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Issue #1683      May 6, 2015

Protests for justice will grow

BALTIMORE: After a week of numerous peaceful, daily protests throughout Baltimore City over the police murder of 25-year-old African American Freddie Gray, something suddenly and dramatically changed on Monday last week.

Repetitive images of destruction of property being shown in the mass media takes away from the real message of the protests, the need for systemic change in the police department.

News reports were showing students jumping on police vehicles and throwing rocks at police, looting and smashing windows.

And people across the city were asking each other and googling an answer to the question: “What is this ‘Purge’ phenomenon?” – a phenomenon which spread on social media Monday afternoon and helped to spark violence at the close of the school day.

People’s World readers might Google the word “Purge” and look at the trailer to the movie The Purge: Anarchy to hear the incredibly inflammatory idea promoted in the movie that “all crime including murder will be legal for 12 hours.”

The students in question left Douglass High School in West Baltimore at 3 pm and headed to Mondawmin Mall where they normally catch the bus to go home. Police, falsely expecting gang trouble, held up the buses. Frustrated and agitated, the students started throwing rocks at the police who by now were in riot gear, and the ensuing mayhem was looped over and over again on wrap-around news on Monday and Tuesday.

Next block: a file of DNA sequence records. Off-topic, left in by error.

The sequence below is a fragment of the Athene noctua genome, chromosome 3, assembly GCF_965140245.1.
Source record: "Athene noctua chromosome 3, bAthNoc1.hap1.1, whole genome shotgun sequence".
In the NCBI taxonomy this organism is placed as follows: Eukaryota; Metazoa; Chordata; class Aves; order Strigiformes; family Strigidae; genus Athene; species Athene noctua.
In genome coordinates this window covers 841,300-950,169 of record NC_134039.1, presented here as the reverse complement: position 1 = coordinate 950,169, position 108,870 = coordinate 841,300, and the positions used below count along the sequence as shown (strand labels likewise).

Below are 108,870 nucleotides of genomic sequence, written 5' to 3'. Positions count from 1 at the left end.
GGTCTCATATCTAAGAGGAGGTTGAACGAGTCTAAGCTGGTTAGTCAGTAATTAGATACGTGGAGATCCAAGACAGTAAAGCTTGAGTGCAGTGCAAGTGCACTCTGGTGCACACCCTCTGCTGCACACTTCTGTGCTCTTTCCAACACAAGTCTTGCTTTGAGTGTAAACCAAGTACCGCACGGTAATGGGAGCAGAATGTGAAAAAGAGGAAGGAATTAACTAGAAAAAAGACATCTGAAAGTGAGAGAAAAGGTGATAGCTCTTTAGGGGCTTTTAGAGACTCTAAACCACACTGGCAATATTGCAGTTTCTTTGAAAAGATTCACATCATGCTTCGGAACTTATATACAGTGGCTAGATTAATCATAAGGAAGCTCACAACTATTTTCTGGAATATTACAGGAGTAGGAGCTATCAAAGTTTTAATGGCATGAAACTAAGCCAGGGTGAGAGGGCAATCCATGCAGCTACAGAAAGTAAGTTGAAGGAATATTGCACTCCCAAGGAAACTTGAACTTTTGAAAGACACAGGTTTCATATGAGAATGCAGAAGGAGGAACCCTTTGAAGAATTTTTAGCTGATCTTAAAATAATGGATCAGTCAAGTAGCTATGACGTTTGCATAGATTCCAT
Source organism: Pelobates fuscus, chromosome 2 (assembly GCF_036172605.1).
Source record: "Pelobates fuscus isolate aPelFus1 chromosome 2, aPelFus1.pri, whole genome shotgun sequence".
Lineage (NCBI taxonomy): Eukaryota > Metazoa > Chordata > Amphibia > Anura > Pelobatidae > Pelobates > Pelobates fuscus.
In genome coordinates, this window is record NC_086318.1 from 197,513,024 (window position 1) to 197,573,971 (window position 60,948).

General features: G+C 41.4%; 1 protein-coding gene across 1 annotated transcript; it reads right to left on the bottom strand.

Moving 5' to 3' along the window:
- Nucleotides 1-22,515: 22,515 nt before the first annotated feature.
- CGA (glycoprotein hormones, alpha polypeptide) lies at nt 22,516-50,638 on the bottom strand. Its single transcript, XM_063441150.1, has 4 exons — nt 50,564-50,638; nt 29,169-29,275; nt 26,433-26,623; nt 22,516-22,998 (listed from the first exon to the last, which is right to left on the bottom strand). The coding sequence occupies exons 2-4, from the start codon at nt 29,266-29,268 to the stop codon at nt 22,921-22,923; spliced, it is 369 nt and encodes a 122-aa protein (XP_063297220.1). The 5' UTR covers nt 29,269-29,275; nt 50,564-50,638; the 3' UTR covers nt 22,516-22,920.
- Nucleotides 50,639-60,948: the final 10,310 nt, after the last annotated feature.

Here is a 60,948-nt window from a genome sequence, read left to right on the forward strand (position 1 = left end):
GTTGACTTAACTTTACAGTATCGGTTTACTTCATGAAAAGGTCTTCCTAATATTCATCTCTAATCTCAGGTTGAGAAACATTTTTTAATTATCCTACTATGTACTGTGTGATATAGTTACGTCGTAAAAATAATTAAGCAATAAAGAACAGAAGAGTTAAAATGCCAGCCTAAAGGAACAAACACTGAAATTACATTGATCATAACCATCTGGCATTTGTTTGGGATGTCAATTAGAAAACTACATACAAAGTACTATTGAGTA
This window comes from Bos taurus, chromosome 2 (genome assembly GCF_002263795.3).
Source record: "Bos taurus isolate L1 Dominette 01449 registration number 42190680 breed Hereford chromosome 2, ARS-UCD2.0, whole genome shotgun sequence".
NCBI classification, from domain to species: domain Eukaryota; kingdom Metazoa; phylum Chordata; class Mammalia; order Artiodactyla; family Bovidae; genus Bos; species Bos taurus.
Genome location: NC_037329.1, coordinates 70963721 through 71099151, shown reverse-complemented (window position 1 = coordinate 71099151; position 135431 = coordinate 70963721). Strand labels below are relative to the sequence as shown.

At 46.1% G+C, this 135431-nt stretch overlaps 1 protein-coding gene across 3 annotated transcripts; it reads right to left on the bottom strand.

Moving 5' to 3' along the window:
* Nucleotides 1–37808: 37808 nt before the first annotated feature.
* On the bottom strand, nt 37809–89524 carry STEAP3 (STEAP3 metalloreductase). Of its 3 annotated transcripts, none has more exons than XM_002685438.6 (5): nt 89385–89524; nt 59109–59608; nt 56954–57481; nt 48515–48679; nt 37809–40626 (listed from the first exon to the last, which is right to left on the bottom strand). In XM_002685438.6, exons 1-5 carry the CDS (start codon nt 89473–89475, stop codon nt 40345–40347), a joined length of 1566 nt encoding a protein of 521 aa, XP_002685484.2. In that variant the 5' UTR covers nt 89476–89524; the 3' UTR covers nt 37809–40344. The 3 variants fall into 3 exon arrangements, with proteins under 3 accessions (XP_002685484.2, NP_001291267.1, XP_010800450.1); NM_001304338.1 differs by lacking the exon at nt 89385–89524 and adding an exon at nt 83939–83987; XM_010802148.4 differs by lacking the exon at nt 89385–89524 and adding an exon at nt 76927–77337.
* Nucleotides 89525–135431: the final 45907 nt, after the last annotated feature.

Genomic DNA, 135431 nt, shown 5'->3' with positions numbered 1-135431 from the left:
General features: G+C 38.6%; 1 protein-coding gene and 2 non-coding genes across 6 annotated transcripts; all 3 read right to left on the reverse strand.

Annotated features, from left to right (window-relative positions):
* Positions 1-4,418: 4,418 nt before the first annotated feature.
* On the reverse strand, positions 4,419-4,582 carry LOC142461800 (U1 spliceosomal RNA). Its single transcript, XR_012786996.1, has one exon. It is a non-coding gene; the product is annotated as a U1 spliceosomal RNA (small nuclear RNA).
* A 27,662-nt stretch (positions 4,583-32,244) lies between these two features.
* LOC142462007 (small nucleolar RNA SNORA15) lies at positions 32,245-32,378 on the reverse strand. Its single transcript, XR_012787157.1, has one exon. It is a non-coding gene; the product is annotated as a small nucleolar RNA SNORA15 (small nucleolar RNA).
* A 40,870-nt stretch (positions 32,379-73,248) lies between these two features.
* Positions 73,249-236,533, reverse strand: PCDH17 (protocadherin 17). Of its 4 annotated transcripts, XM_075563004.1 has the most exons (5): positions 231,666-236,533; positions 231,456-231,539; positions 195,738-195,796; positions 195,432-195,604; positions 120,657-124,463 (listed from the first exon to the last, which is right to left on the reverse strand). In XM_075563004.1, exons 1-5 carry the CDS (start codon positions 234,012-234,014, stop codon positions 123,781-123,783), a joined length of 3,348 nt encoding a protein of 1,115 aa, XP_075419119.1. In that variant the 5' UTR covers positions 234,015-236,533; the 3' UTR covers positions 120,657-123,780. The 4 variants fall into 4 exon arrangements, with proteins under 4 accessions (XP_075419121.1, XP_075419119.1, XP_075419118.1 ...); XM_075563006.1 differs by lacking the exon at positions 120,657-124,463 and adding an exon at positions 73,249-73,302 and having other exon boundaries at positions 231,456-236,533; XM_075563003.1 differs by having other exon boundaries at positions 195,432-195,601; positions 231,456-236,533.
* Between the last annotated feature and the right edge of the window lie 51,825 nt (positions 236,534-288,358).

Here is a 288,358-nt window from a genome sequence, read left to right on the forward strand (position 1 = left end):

Frederick Douglass High School, established in 1883 for African Americans in Baltimore, is the oldest continuously operating public high school in the United States. In not-too-distant history the school was known in Baltimore for its premier academic and music programs, producing award-winning marching bands, nationally known musicians such as Cab Calloway and Metropolitan Opera star, Junetta Jones, as well as Supreme Court Chief Justice Thurgood Marshall.

After a recent period of decline, the school is now in its third year of a “school turnaround,” making strides in various academic areas.

But in the overall context of Maryland’s public education system, inequality in school funding, exacerbated by cuts to Baltimore City in this year’s state budget under Republican Governor Larry Hogan, puts tremendous pressure on the city’s schools. Sports, art and academic programs are often considered unaffordable “luxuries.”

For years musical instruments have remained in closets, unused, for lack of “excessed” music teachers. There was an uproar by parents and students earlier this month when it was announced that the popular and successful Advanced Placement Summer Academy, Baltimore’s only summer enrichment program for academically advanced students, will be eliminated this summer.